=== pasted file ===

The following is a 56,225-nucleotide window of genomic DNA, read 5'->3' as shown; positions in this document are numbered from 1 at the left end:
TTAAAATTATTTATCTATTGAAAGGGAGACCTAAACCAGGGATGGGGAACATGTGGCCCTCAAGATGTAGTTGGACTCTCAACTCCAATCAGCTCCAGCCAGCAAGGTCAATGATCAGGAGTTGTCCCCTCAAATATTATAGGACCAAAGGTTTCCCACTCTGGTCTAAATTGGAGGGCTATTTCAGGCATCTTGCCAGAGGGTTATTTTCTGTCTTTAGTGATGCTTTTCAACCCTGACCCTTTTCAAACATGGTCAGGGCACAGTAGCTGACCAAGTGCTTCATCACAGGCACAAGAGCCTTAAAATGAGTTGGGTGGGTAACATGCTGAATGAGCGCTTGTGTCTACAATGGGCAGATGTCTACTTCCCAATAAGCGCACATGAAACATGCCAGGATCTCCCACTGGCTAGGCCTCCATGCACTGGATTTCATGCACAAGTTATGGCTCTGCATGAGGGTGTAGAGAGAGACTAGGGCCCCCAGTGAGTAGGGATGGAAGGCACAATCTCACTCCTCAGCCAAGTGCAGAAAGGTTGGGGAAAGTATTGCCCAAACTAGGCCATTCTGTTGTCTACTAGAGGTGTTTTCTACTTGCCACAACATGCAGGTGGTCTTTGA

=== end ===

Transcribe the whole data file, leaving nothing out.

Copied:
The following is a 56,225-nucleotide window of genomic DNA, read 5'->3' as shown; positions in this document are numbered from 1 at the left end:
TTAAAATTATTTATCTATTGAAAGGGAGACCTAAACCAGGGATGGGGAACATGTGGCCCTCAAGATGTAGTTGGACTCTCAACTCCAATCAGCTCCAGCCAGCAAGGTCAATGATCAGGAGTTGTCCCCTCAAATATTATAGGACCAAAGGTTTCCCACTCTGGTCTAAATTGGAGGGCTATTTCAGGCATCTTGCCAGAGGGTTATTTTCTGTCTTTAGTGATGCTTTTCAACCCTGACCCTTTTCAAACATGGTCAGGGCACAGTAGCTGACCAAGTGCTTCATCACAGGCACAAGAGCCTTAAAATGAGTTGGGTGGGTAACATGCTGAATGAGCGCTTGTGTCTACAATGGGCAGATGTCTACTTCCCAATAAGCGCACATGAAACATGCCAGGATCTCCCACTGGCTAGGCCTCCATGCACTGGATTTCATGCACAAGTTATGGCTCTGCATGAGGGTGTAGAGAGAGACTAGGGCCCCCAGTGAGTAGGGATGGAAGGCACAATCTCACTCCTCAGCCAAGTGCAGAAAGGTTGGGGAAAGTATTGCCCAAACTAGGCCATTCTGTTGTCTACTAGAGGTGTTTTCTACTTGCCACAACATGCAGGTGGTCTTTGA